Beauty Of The Salad Is Breathtaking: The Best Of Gloria Russakov, Part 2.

Gloria Russakov worked with a staff from Oregon Magazine to evaluate a slough of restaurants in Oregon.  Her reviews are both personal and humorous. She describes herself as “the short woman in the big glasses” and always paid for her meals.  She warns people to be careful when eating at Samovar Bakery-Restaurant Lunch in Beaverton:  Nothing upsets the staff more than to see the Amerikanskis(Amerikantsy) blatantly waste food.  Even reassuring them that you like your lunch, but that some 5’2″ females are susceptible to weight gain even on Perrier, will not assuage their anger.  Leavings trigger grimaces, shrugged shoulders, mumbles of “terrible” in two languages, and a posse which runs after you with the unfinished apple strudel you were trying to escape.  However, Gloria can become quite poetic when she encounters a creative dish:  “Beauty of the salad is breathtaking.  Chunks of cucumber, zucchini, green pepper, celery, iceberg lettuce and tomato all tossed with an oil-based sweet and sour dressing accented with onion, all bordered with tall cabbage leaves.  Flowers from The Country Inn garden are arranged among the layers of leaves.”  Such is the description of a salad from The Country Inn in Eugene.  Compare this with the salad at The Keeping Room in Cannon Beach:  “Salad is one of those combinations no one(wisely) bothered inventing before.  Pieces of cantaloupe are combined with pieces of cucumber, then dressed with a semi-sweet, watery white dressing.  All are deposited on a lettuce leaf to catch the run-off.”  Her description of their cheesecake is positively lethal:  While it(ginger cheesecake) inspired one California tourist to write in for the recipe, it inspired another to grab her coffee cup, gulp fast and rush down the block to cleanse her palate with nibbles from the leaves of nasturtiums planted in front of the White Bird Gallery.  Nasturtium leaves are visually appealing, impeccably fresh and mercifully unsauced.”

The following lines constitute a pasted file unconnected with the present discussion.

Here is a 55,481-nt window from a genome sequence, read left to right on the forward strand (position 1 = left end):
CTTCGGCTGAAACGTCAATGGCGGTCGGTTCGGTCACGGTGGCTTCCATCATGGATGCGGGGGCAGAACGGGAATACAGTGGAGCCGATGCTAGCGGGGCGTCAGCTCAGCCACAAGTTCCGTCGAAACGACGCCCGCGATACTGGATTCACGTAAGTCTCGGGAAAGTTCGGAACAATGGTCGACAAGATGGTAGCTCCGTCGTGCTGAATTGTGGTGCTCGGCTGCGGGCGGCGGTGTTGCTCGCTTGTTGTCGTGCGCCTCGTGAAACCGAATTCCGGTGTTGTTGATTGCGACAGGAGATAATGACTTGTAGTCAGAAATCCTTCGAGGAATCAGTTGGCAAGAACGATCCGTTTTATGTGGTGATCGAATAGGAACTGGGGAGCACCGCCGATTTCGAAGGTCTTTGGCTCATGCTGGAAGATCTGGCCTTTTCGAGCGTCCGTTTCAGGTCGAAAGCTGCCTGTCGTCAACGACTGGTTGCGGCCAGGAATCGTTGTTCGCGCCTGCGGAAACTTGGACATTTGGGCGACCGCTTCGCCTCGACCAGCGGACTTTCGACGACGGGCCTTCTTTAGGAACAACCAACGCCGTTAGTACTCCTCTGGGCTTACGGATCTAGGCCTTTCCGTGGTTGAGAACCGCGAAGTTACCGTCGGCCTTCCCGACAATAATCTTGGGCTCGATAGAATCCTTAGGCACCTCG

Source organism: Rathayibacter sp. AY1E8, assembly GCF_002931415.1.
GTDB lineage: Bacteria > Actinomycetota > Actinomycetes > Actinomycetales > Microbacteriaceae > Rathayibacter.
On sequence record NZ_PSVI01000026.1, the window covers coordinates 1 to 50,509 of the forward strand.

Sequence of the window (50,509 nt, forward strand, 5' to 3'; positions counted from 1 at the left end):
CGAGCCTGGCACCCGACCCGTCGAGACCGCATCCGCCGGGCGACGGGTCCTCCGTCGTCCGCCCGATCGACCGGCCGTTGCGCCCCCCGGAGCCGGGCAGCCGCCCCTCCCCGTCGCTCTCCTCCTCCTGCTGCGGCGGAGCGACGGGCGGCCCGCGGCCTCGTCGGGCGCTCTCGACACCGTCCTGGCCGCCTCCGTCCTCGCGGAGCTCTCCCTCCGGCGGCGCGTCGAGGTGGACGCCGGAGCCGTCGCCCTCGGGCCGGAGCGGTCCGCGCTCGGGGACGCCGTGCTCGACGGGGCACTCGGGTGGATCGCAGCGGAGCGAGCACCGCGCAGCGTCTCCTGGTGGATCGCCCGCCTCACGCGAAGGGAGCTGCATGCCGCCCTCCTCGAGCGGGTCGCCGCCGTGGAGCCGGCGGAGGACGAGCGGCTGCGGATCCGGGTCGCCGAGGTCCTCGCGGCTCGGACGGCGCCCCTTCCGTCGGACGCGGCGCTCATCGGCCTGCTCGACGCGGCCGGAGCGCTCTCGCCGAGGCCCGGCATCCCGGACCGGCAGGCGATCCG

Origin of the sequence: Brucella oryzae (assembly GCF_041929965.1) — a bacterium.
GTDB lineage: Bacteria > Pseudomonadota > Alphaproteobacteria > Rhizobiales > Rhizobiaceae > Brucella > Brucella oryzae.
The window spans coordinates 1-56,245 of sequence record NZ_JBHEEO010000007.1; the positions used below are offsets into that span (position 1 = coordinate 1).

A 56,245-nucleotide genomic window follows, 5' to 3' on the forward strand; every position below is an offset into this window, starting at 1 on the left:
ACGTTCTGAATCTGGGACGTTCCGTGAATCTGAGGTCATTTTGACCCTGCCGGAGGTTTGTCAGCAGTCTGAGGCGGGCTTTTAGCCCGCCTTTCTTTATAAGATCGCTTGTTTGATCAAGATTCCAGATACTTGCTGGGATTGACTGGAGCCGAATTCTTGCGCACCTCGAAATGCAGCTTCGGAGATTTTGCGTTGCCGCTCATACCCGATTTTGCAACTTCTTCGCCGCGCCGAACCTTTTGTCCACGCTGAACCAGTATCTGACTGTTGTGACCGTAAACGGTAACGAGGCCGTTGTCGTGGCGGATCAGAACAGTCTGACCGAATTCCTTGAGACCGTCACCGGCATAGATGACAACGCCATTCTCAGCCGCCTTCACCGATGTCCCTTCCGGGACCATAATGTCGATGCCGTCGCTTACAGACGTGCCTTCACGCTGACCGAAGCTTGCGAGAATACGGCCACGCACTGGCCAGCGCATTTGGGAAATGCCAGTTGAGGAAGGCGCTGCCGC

About Robert M. Weiss
From an early age, I've taken great pleasure in reading. Also, I learned to play my 78 player when I was quite young, and enjoyed listening to musicals and classical music. I remember sitting on the floor, and following the text and pictures of record readers, which were popular in the 1940s and 50s. My favorites were the Bozo and Disney albums. I also enjoyed watching the slow spinning of 16s as they spun out tales of adventure. I have always been attracted by rivers, and I love to sit on a boulder with my feet in the water, gazing into the mysteries of swirling currents. I especially like inner tubing on the Rogue River in Southern Oregon. Since my early youth, I've been interested in collecting minerals, which have taught me about the wonderful possibilities in colors and forms. Sometimes I try to imagine what the ancient Greeks must have felt when they began to discover physical laws in nature. I also remember that I had a special passion for numbers, and used to construct them out of stones. After teaching Russian for several years, I became a writer, interviewer, editor, and translator. I continue to delight in form, and am a problem solver at heart.

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